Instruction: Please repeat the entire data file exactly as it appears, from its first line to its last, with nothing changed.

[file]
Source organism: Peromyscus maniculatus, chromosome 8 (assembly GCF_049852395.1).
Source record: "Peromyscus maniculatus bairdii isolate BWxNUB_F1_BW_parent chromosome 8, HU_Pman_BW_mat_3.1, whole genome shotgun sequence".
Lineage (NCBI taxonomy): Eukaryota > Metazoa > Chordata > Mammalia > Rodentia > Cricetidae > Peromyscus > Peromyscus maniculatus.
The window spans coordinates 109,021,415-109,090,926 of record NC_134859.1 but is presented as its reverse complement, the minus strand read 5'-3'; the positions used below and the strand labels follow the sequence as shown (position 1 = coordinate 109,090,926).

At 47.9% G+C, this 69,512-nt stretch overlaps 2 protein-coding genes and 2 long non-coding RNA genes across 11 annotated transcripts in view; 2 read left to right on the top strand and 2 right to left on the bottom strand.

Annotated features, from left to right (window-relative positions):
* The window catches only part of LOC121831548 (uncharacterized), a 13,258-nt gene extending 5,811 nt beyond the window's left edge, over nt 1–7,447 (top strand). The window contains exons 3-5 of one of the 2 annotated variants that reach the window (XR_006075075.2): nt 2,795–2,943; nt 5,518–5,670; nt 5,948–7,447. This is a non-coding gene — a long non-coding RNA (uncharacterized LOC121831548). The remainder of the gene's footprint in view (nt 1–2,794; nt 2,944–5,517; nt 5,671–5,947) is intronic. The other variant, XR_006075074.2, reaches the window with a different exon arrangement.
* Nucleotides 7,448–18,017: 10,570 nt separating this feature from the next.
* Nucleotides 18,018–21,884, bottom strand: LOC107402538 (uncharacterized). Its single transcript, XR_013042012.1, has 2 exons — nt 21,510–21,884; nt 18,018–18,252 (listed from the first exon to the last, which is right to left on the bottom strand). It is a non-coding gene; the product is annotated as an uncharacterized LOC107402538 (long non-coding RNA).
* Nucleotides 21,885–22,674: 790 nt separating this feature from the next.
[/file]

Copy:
Source organism: Peromyscus maniculatus, chromosome 8 (assembly GCF_049852395.1).
Source record: "Peromyscus maniculatus bairdii isolate BWxNUB_F1_BW_parent chromosome 8, HU_Pman_BW_mat_3.1, whole genome shotgun sequence".
Lineage (NCBI taxonomy): Eukaryota > Metazoa > Chordata > Mammalia > Rodentia > Cricetidae > Peromyscus > Peromyscus maniculatus.
The window spans coordinates 109,021,415-109,090,926 of record NC_134859.1 but is presented as its reverse complement, the minus strand read 5'-3'; the positions used below and the strand labels follow the sequence as shown (position 1 = coordinate 109,090,926).

At 47.9% G+C, this 69,512-nt stretch overlaps 2 protein-coding genes and 2 long non-coding RNA genes across 11 annotated transcripts in view; 2 read left to right on the top strand and 2 right to left on the bottom strand.

Annotated features, from left to right (window-relative positions):
* The window catches only part of LOC121831548 (uncharacterized), a 13,258-nt gene extending 5,811 nt beyond the window's left edge, over nt 1–7,447 (top strand). The window contains exons 3-5 of one of the 2 annotated variants that reach the window (XR_006075075.2): nt 2,795–2,943; nt 5,518–5,670; nt 5,948–7,447. This is a non-coding gene — a long non-coding RNA (uncharacterized LOC121831548). The remainder of the gene's footprint in view (nt 1–2,794; nt 2,944–5,517; nt 5,671–5,947) is intronic. The other variant, XR_006075074.2, reaches the window with a different exon arrangement.
* Nucleotides 7,448–18,017: 10,570 nt separating this feature from the next.
* Nucleotides 18,018–21,884, bottom strand: LOC107402538 (uncharacterized). Its single transcript, XR_013042012.1, has 2 exons — nt 21,510–21,884; nt 18,018–18,252 (listed from the first exon to the last, which is right to left on the bottom strand). It is a non-coding gene; the product is annotated as an uncharacterized LOC107402538 (long non-coding RNA).
* Nucleotides 21,885–22,674: 790 nt separating this feature from the next.